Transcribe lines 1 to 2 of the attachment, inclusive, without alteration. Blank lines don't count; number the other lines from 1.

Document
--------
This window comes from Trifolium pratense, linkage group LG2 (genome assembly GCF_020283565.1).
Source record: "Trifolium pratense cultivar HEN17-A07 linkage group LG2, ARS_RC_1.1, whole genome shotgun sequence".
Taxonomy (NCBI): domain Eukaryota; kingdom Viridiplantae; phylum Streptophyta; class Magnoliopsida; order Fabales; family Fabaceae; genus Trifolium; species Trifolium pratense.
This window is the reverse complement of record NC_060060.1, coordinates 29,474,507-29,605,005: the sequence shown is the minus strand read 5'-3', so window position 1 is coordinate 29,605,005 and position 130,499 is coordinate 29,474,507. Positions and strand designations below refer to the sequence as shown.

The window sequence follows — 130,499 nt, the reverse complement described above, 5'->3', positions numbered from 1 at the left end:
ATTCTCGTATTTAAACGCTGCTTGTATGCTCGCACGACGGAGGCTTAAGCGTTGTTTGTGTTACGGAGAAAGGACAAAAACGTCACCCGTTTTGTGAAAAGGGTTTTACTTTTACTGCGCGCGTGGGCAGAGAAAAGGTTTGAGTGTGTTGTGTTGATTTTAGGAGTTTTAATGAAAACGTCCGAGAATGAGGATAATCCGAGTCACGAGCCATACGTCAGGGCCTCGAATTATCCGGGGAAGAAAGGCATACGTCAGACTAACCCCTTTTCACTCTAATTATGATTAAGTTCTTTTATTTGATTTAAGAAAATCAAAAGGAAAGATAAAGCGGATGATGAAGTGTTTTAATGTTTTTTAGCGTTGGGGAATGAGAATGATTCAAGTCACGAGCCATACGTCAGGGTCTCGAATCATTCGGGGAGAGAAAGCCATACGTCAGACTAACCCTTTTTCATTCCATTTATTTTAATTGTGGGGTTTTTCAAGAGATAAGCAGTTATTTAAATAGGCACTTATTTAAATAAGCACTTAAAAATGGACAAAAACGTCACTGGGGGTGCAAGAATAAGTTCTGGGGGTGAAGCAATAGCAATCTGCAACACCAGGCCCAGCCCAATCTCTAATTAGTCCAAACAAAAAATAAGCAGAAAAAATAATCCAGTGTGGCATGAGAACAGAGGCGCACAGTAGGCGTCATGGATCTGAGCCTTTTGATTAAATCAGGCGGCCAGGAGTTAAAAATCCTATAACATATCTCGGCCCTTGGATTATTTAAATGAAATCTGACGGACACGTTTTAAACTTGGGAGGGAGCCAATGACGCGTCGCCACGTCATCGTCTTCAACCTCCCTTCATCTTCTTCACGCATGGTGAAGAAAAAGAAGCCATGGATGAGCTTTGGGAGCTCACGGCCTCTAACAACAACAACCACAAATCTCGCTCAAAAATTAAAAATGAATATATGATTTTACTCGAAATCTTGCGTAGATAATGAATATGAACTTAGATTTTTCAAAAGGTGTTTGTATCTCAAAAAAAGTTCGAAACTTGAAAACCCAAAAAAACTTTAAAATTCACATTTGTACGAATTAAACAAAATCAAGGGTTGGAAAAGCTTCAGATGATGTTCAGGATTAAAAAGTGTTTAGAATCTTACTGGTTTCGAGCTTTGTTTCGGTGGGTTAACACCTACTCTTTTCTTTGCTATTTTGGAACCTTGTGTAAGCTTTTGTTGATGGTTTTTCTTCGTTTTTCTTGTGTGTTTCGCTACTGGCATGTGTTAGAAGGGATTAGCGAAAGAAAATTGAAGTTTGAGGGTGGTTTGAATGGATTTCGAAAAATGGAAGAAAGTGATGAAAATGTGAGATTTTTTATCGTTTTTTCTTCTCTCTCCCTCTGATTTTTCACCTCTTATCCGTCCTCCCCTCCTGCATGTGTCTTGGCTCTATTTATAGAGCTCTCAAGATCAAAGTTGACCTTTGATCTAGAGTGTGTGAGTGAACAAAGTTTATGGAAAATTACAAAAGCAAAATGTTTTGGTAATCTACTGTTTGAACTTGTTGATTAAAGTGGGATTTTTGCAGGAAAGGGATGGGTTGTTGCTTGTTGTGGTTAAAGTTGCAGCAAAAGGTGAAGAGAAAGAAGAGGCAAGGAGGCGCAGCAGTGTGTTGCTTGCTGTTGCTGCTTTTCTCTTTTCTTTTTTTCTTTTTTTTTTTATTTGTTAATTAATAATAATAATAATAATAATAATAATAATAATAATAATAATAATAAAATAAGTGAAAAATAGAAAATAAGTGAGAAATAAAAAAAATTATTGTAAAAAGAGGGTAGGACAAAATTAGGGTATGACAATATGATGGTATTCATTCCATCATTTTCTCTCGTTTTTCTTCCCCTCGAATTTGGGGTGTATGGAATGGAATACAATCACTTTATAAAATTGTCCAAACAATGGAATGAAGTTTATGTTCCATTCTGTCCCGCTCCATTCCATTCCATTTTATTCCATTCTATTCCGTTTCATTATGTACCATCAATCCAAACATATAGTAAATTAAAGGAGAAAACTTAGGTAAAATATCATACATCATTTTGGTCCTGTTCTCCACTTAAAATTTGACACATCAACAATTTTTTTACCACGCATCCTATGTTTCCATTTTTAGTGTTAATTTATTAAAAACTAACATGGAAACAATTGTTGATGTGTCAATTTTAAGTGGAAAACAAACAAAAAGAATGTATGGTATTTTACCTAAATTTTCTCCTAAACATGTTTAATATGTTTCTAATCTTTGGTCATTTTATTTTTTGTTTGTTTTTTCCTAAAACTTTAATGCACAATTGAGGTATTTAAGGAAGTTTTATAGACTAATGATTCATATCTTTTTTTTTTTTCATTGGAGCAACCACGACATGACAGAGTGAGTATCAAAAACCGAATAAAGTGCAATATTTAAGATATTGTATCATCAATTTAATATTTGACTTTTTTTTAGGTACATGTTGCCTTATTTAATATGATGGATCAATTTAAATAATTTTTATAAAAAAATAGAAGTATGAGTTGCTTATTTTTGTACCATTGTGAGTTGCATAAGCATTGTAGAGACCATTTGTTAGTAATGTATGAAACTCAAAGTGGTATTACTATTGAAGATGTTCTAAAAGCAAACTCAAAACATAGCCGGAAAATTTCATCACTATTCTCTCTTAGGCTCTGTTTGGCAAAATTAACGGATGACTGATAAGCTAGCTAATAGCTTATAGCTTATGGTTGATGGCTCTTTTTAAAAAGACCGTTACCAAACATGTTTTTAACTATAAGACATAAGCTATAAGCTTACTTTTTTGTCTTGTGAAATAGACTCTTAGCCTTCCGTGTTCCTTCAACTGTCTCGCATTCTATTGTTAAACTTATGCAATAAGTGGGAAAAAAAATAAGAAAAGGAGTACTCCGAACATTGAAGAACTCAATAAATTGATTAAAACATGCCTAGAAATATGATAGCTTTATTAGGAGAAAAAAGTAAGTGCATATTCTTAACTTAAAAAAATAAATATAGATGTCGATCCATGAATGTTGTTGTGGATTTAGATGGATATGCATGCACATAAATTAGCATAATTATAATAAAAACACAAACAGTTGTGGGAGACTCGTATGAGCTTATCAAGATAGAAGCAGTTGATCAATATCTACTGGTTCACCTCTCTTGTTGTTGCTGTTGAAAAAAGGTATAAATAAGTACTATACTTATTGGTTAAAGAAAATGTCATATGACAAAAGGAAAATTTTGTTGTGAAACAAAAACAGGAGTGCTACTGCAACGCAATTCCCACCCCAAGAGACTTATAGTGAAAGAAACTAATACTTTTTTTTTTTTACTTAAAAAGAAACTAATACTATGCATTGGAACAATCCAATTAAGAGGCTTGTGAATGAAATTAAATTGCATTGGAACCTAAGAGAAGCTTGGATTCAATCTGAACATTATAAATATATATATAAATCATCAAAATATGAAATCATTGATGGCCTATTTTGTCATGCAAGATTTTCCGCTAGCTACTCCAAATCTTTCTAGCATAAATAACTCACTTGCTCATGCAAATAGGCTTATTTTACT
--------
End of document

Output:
This window comes from Trifolium pratense, linkage group LG2 (genome assembly GCF_020283565.1).
Source record: "Trifolium pratense cultivar HEN17-A07 linkage group LG2, ARS_RC_1.1, whole genome shotgun sequence".